Sunday, December 28, 2008

Epic Australia

Finally prised myself off the sofa today and put aside the junk food and the remote control to go and see Australia. I will admit, this wasn't my first choice (that would have been Yes Man cos I'm reading the book) but I had to go and see something non-comedic because I was going with my sister who has a chest infection and laughter of any sort pre-empts a scary coughing fit.

However, I was glad I saw Australia in the end as it was highly entertaining despite its length (165 minutes) and was full of gorgeous imagery. Seriously - if it emerges that Baz Luhrman was paid by the Australian government to make this film as tourism propaganda, I will have no trouble believing it. The country has never looked more inviting.

The film has epic written all over it. Hugh Jackman and Nicole Kidman play parts that you can just imagine stars like Clark Gable and Ingrid Bergman pulling off. She's Lady Sarah Ashley, an English aristocrat who comes to Australia in 1939 to find out if her husband Maitland has managed to bankrupt the remote cattle station he's been running with her money. Jackman is The Drover, the rough cowboy her husband pays to pick her up in Darwin. The two characters meet and predictably hate each other on sight. The Drover drives her to Faraway Downs, the cattle station in question, only to find that Maitland has already been murdered. The most likely suspect is local Aboriginal shaman King George, whose mixed-race grandson Nullah lives on the station.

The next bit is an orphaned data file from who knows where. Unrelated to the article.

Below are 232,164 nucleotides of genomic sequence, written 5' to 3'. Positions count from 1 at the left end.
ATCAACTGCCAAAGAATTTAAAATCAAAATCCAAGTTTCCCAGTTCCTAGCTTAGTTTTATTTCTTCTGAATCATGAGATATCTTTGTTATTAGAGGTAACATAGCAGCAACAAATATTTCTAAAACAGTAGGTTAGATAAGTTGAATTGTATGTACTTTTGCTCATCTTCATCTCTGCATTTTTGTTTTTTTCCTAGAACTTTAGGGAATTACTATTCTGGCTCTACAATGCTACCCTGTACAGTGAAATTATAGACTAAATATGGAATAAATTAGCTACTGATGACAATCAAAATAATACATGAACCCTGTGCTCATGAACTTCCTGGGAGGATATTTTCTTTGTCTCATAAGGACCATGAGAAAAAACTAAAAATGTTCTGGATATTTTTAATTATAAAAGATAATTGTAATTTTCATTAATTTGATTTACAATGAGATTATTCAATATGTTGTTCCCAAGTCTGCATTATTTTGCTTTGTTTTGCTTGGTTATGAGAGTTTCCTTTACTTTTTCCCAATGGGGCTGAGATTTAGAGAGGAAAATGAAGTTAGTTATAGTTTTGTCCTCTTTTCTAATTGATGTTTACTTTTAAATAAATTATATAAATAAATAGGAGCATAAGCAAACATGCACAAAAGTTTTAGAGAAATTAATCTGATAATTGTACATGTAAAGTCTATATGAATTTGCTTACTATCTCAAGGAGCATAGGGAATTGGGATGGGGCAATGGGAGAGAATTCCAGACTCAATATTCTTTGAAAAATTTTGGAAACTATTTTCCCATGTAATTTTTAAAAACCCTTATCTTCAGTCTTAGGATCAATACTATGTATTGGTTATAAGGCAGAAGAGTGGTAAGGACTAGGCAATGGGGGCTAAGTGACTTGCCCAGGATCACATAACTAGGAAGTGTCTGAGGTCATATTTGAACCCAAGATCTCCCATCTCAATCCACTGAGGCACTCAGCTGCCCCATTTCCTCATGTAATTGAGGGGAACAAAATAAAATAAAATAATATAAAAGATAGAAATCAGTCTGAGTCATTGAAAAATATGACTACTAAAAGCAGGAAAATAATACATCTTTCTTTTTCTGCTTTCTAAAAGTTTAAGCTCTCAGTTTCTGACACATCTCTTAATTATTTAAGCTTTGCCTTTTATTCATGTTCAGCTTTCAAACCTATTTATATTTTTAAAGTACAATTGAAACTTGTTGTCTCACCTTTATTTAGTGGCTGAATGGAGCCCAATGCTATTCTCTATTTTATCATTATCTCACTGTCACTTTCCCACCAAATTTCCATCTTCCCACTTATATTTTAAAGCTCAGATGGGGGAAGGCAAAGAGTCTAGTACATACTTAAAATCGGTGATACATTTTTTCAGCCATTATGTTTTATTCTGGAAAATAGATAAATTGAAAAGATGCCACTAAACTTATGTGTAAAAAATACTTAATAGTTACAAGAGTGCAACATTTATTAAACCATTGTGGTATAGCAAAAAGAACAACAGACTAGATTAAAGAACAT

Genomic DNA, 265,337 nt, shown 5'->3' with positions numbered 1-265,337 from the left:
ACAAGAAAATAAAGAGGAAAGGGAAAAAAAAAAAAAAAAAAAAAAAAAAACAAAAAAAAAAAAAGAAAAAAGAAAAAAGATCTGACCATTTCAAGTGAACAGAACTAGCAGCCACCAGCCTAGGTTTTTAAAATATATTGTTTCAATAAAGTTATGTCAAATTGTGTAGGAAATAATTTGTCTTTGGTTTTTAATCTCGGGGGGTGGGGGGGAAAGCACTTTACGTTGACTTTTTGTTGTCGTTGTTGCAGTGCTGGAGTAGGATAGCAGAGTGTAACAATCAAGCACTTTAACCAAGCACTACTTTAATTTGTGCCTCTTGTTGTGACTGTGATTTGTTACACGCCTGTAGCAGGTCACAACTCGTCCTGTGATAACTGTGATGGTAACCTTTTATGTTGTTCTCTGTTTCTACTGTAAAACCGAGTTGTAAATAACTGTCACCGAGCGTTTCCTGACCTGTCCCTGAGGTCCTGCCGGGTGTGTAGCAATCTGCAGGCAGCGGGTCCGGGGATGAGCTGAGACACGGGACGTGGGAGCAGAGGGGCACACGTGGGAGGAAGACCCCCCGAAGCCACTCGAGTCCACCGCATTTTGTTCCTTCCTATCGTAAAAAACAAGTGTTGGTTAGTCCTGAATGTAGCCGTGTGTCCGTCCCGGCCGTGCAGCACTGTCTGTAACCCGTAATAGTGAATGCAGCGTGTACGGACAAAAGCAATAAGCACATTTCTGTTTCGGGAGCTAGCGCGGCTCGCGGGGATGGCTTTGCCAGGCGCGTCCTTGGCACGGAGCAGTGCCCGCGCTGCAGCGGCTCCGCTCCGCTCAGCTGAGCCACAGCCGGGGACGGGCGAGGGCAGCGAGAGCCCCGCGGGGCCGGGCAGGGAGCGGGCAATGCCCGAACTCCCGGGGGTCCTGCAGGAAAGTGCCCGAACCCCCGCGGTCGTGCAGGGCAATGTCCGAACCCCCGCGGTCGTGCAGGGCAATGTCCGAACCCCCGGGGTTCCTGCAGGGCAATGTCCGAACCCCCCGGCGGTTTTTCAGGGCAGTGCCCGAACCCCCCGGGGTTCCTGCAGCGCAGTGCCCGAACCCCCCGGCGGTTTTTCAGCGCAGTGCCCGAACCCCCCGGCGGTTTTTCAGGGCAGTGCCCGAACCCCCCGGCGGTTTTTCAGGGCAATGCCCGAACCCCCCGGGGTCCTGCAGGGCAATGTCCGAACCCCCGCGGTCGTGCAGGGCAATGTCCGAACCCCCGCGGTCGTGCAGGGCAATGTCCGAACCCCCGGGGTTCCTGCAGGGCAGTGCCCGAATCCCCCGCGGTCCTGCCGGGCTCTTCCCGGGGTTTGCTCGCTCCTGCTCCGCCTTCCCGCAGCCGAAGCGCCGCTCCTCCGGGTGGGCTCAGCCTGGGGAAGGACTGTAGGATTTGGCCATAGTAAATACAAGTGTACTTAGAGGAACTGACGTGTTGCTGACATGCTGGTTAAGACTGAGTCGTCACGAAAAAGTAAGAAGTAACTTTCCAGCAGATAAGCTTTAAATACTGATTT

Sarah, who cannot have children, and the orphaned boy soon form a bond and she decides to stay on the farm and make a go of the business. But she faces two obstacles: the 1,500 cattle must be brought to Darwin to be sold and cattle magnate King Carney (Bryan Brown) is determined to stop her and maintain his monopoly of the beef market.

The first half of the film, which sees Sarah engaging The Drover's services in order to drive the cattle to Darwin across an unforgiving landscape and against incredible odds, is brilliantly done and plays out like a true Australian Western. The finale, which takes place in World War II-era Darwin, is also involving and effective. I'd argue that the part in the middle sags badly and that this is where scenes could definitely have been cut. The film's other main problem are the villains, in particular Carney's henchman Fletcher (David Wenham). They are simply moustache-twirling stock baddies who could have been fleshed out a lot more.

But the good outweighs the bad - Nicole Kidman is better than I've seen her in ages and she is matched by Hugh Jackman who is perfect as the macho hero. Brandon Walters is outstanding in his debut role as Nullah and steals every scene he is in. Overshadowing the storyline is the Australian government's horrifying policy of taking mixed-race Aboriginal children away from their families and placing them in church care. Both the opening and closing subtitles refer to this atrocity and it is this that remains in your mind after seeing the film - that and the incredible beauty that is Australia.

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